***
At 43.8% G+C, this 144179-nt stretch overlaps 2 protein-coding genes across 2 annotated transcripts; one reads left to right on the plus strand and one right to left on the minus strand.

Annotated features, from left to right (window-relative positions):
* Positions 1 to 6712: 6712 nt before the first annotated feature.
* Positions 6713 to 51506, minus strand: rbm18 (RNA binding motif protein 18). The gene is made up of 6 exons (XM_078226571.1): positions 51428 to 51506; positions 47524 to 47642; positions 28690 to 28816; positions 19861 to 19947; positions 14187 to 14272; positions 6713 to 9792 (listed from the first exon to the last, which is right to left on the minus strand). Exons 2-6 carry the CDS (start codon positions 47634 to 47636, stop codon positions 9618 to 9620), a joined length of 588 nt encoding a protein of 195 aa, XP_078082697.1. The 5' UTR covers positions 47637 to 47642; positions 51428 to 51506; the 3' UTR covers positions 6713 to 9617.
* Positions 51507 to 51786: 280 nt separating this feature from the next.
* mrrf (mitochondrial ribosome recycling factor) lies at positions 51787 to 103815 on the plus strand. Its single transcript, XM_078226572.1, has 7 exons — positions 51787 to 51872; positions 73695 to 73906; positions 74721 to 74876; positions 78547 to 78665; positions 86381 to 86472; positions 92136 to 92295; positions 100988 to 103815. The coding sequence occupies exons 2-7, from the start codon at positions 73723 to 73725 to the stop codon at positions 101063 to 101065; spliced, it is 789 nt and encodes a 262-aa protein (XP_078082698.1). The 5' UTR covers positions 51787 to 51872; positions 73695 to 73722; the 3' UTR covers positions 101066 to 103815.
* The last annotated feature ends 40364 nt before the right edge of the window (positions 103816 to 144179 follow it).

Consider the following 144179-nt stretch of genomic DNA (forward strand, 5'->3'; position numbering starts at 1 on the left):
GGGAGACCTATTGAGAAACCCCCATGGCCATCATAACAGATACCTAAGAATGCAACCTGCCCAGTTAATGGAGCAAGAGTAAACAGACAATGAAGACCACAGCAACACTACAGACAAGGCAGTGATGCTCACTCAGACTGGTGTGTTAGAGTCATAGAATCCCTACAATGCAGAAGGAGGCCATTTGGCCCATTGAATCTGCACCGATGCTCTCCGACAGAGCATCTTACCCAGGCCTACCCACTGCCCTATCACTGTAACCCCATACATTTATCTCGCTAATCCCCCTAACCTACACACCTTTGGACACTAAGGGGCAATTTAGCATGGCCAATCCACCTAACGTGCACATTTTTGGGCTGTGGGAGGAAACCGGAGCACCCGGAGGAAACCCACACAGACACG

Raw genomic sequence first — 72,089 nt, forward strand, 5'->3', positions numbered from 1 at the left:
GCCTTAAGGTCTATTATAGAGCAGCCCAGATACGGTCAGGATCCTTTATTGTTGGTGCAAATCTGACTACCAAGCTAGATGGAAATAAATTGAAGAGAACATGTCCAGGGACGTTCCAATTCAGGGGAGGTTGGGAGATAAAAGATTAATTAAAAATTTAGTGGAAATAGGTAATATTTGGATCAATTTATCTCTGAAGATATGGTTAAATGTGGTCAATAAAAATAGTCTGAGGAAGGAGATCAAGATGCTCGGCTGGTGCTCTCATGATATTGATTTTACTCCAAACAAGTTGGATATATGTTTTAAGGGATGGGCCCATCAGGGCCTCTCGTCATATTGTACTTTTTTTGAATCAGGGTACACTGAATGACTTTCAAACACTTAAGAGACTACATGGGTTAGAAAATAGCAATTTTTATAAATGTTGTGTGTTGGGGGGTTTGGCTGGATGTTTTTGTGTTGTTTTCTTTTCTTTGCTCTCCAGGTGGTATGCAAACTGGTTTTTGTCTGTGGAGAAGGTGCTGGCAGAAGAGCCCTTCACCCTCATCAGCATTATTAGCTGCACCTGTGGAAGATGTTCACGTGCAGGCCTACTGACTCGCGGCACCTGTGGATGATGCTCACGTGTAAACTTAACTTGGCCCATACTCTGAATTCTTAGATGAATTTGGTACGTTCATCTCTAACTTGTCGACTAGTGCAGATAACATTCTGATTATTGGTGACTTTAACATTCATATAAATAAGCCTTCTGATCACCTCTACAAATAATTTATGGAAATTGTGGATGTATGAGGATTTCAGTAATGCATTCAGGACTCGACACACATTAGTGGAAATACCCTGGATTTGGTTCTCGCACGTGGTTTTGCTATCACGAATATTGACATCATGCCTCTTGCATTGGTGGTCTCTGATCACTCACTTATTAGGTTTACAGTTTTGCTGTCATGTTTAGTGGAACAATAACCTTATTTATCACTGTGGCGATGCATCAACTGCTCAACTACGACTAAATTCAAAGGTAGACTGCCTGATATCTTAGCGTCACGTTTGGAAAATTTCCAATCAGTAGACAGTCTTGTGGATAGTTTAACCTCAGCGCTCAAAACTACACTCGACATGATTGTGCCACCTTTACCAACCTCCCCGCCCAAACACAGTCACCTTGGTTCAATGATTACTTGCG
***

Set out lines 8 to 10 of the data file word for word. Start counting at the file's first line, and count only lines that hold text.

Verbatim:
Consider the following 144179-nt stretch of genomic DNA (forward strand, 5'->3'; position numbering starts at 1 on the left):
GGGAGACCTATTGAGAAACCCCCATGGCCATCATAACAGATACCTAAGAATGCAACCTGCCCAGTTAATGGAGCAAGAGTAAACAGACAATGAAGACCACAGCAACACTACAGACAAGGCAGTGATGCTCACTCAGACTGGTGTGTTAGAGTCATAGAATCCCTACAATGCAGAAGGAGGCCATTTGGCCCATTGAATCTGCACCGATGCTCTCCGACAGAGCATCTTACCCAGGCCTACCCACTGCCCTATCACTGTAACCCCATACATTTATCTCGCTAATCCCCCTAACCTACACACCTTTGGACACTAAGGGGCAATTTAGCATGGCCAATCCACCTAACGTGCACATTTTTGGGCTGTGGGAGGAAACCGGAGCACCCGGAGGAAACCCACACAGACACG

Raw genomic sequence first — 72,089 nt, forward strand, 5'->3', positions numbered from 1 at the left: